Race cars go through hell. Nearly non-stop abuse normally turns a race car’s engine into a fancy paperweight after only two or three races (or less). Cadillac, however, seems to have come up with a winning formula, as it hasn’t changed the 6.2-liter V-8s in its three DPi-V.R Daytona Prototypes since they were installed after the 2017 Rolex 24 at Daytona. All three cars have gone without an engine change since the practice sessions for the 2017 12 Hours of Sebring, accumulating 2,822 racing miles each, which Cadillac points out is roughly equivalent to 15 Formula 1 races — a level of durability that would certainly be appreciated by a certain Spaniard.
The engines are race-prepped variants of those found in the CTS-V and Escalade. The naturally aspirated units, which are built and maintained by ECR Engines, deliver nearly 600 hp with a redline of 7,600 rpm.
Cadillac states that each engine has experienced nearly 36,000 upshifts and downshifts and 13 hours of wide-open throttle operation, yet hasn’t even undergone a single oil or filter change. Additionally, each engine is repeatedly subjected to forces as high as 3.5 lateral g, 2.0 vertical g, and 3.5 g under hard braking.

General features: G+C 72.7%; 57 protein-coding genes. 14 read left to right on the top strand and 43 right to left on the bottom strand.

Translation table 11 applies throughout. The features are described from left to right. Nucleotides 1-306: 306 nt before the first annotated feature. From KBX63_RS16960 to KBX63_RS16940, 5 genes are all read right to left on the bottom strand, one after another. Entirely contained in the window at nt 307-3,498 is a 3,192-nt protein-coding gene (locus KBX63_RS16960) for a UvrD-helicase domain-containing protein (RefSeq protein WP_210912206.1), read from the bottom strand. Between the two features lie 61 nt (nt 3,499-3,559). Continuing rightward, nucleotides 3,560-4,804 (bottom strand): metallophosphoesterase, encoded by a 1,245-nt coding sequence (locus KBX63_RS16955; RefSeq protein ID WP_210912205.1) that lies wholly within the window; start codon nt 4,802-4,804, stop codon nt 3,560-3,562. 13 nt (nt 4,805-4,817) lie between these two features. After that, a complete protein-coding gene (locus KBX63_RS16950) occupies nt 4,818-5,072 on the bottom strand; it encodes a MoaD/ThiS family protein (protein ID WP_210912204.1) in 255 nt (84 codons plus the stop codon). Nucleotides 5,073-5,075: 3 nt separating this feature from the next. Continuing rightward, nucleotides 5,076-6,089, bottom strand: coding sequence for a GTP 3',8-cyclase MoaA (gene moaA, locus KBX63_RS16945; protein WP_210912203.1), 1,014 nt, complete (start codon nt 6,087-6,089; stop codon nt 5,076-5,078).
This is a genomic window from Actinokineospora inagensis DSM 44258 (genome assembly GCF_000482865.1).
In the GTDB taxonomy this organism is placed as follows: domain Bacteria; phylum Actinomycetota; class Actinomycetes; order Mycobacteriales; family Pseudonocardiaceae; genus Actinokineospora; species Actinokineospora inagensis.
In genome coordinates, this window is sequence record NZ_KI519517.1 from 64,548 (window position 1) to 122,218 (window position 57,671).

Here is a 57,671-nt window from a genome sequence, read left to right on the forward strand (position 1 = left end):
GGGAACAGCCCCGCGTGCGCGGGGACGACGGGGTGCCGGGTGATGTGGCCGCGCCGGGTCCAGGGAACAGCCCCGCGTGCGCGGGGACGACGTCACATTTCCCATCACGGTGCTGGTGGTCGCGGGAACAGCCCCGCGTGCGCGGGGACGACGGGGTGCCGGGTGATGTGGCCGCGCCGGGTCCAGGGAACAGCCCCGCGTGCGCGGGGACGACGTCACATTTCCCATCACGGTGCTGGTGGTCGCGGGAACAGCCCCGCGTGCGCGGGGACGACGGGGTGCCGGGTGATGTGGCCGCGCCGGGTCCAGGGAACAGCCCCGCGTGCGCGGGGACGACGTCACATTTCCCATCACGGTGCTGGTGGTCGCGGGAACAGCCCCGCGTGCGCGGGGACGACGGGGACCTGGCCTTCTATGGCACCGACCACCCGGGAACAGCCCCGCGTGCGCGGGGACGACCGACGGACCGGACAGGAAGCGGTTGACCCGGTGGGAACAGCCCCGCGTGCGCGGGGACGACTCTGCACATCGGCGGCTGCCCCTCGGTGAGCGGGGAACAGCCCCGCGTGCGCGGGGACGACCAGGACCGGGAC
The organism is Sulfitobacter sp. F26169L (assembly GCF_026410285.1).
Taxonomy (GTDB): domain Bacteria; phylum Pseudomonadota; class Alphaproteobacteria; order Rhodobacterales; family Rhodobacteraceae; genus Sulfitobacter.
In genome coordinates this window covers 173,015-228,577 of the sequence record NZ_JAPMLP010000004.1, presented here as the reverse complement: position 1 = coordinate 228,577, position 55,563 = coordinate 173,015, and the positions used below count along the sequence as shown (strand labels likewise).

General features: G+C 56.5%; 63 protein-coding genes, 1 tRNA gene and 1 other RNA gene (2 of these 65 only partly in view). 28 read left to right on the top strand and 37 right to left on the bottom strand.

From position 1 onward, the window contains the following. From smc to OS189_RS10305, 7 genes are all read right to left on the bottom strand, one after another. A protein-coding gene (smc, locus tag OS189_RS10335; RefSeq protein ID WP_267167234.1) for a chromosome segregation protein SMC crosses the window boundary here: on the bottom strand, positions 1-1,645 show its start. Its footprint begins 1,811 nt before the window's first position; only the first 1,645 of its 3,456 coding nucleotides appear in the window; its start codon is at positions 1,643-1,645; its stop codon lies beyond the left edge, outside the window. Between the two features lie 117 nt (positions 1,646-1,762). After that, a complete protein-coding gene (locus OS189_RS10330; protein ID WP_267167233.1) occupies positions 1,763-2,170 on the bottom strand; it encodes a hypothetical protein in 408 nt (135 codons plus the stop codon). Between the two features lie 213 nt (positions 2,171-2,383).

“This season we exchanged engines only once for each car, each receiving a fresh engine after the Rolex 24 at Daytona [the season opener],” said Richard Brekus, Cadillac’s Global Director of Product Strategy.
“We disassembled the first engines and found no issues, problems or anomalies after the Rolex 24. The three cars have each run the engine we installed after the 24-hour race, taking the green flag on the first practice at Sebring, running and winning at Sebring, Long Beach, the Circuit of the Americas, and Detroit with no major issues,” says Brekus.
This reliability has led Cadillac to dominate the 2017 IMSA Weathertech Sportscar season, where it’s nabbed 11 of the first 15 podiums, including all five 1st place finishes, building a considerable lead. There are seven races left on the calendar and it will be interesting see how long Cadillac’s reliability streak continues.